French President Nicolas Sarkozy's centre-right party won a comfortable majority in parliamentary elections.
Segolene Royal announced that she and her partner are splitting
But his UMP party fell far short of the landslide win predicted for it in the second-round vote, with the Socialist opposition faring better than expected.
The UMP won 314 seats in the 577-member assembly, while the Socialists won 185. Voter turnout was low, at about 60%.
The results will be seen as a minor setback for Mr Sarkozy's party, says the BBC's Caroline Wyatt in Paris.
However, a major blow for the UMP was the defeat of former Prime Minister Alain Juppe, who was made energy and environment minister in the new government after Mr Sarkozy's election.
Mr Juppe said he would offer his resignation. Mr Sarkozy has insisted that any minister would have to leave the government if they failed to be elected.
But the victory gives Mr Sarkozy enough room to start pushing his reforms through parliament, our correspondent says.
Mr Sarkozy has promised to give universities more autonomy, impose tougher sentences on repeat offenders, tighten immigration, make labour laws more flexible and reduce taxation.
The UMP and its allies' 314-seat majority is smaller than the 359 seats they held in the previous parliament, when Jacques Chirac was president.
Former Prime Minister Alain Juppe, appointed to be energy and environment minister in new government
Marine Le Pen, daughter of far-right National Front leader Jean Marie le Pen
Jean-Louis Bruguiere, France's best known anti-terrorist judge, standing for UMP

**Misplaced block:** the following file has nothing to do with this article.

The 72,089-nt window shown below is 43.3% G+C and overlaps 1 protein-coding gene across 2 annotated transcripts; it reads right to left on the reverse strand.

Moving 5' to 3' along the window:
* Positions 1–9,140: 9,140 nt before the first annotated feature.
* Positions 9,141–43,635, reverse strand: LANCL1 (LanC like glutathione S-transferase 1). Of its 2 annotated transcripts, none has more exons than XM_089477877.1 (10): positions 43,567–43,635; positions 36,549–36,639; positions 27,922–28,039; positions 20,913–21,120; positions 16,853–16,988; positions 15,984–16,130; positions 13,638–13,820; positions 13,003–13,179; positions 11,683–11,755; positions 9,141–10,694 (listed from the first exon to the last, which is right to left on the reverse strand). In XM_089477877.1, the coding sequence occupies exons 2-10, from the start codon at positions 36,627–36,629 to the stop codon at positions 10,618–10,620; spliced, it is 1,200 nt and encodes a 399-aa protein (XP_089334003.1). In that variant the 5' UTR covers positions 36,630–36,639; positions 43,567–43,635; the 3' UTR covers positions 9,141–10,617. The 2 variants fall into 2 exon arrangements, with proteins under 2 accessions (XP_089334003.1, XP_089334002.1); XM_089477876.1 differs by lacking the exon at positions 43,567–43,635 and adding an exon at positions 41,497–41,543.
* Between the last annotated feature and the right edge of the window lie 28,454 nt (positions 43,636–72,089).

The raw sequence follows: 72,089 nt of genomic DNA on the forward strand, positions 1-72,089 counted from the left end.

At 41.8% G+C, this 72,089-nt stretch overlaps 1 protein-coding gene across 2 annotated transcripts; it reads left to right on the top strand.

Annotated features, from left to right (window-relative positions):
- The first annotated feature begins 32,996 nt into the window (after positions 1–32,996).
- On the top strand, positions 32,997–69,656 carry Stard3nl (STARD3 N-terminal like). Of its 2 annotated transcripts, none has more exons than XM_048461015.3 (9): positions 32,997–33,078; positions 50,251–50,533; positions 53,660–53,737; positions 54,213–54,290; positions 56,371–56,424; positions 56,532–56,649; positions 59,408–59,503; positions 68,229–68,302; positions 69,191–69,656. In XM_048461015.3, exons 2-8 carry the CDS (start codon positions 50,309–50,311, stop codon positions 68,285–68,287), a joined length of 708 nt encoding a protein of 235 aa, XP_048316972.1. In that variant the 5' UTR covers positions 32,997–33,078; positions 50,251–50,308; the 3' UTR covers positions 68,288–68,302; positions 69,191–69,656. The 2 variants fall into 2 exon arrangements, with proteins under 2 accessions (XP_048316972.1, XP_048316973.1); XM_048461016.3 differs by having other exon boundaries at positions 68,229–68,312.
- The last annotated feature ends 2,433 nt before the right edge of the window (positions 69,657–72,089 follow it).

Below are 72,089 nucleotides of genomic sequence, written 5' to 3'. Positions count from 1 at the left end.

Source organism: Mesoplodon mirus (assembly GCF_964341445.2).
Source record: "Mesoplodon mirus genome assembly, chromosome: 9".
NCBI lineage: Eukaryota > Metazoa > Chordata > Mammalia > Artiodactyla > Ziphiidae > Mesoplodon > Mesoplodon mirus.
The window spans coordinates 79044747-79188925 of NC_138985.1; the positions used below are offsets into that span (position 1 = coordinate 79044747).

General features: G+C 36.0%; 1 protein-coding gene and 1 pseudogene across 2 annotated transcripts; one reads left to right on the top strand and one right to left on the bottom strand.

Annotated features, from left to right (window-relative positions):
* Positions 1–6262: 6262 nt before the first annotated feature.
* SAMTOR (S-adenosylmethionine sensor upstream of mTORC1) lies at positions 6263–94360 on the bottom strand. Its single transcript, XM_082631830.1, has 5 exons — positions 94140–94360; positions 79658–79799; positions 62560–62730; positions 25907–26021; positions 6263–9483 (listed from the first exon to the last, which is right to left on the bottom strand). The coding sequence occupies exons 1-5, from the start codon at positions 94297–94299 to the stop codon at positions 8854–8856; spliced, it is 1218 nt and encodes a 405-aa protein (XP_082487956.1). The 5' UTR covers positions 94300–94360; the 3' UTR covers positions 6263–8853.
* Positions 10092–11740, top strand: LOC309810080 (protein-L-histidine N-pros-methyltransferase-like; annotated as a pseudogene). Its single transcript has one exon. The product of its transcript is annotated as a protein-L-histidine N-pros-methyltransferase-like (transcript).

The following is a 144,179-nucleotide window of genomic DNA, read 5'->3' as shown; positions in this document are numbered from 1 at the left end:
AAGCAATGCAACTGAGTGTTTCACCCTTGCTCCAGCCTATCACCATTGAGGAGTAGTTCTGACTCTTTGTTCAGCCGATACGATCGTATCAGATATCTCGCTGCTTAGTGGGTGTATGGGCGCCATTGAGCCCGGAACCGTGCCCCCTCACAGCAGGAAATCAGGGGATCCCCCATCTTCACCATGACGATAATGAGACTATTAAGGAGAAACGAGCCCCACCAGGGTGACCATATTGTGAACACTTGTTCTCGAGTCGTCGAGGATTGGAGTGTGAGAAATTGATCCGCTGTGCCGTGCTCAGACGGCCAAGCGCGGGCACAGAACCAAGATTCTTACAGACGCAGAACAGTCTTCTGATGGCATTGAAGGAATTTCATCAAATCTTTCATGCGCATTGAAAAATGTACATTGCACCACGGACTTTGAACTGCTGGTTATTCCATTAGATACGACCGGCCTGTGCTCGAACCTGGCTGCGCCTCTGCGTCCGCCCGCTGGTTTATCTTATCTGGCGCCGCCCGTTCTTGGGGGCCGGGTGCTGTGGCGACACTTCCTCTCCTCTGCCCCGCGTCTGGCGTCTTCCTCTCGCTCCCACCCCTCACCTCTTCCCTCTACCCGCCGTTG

The Socialists and their allies won 185 seats, up from 149 in the previous assembly.
The centrist Democratic Movement, founded by presidential candidate Francois Bayrou, won three seats. The far-right National Front party did not win any seats.
French Prime Minister Francois Fillon said the result gave Mr Sarkozy a strong mandate to introduce his reforms.
"Your participation has resulted in a clear and coherent choice, which will allow the president of the Republic to implement his project," he said.
The leader of the Socialists, Francois Hollande, said the result was "good for the country".
"The blue wave that had been predicted... has not taken place. In the new assembly, there will be diversity and pluralism," he said.
He also described the result as an indictment of "unfair measures" set to be introduced by the UMP such as raising sales taxes from 19.5% to 24.5% to finance healthcare costs.
The Socialists' results are a relief to the party, which has been riven by infighting since its candidate, Segolene Royal, lost the presidential elections in May.
But according to our correspondent, discussion on Monday is likely to focus on a surprise announcement by Ms Royal that she is splitting from her partner, the Socialists' leader, Francois Hollande.
The defeated presidential candidate said in a book to be published this week that her partner was having an affair.
"I have asked Francois Hollande to leave our home, to pursue his love interest which is now laid out in books and newspapers and I wish him happiness," she said in an interview ahead of the book's release on Wednesday.
The couple have been together for more than 25 years and have four children.
Ms Royal has said she will challenge Mr Hollande for the party's leadership.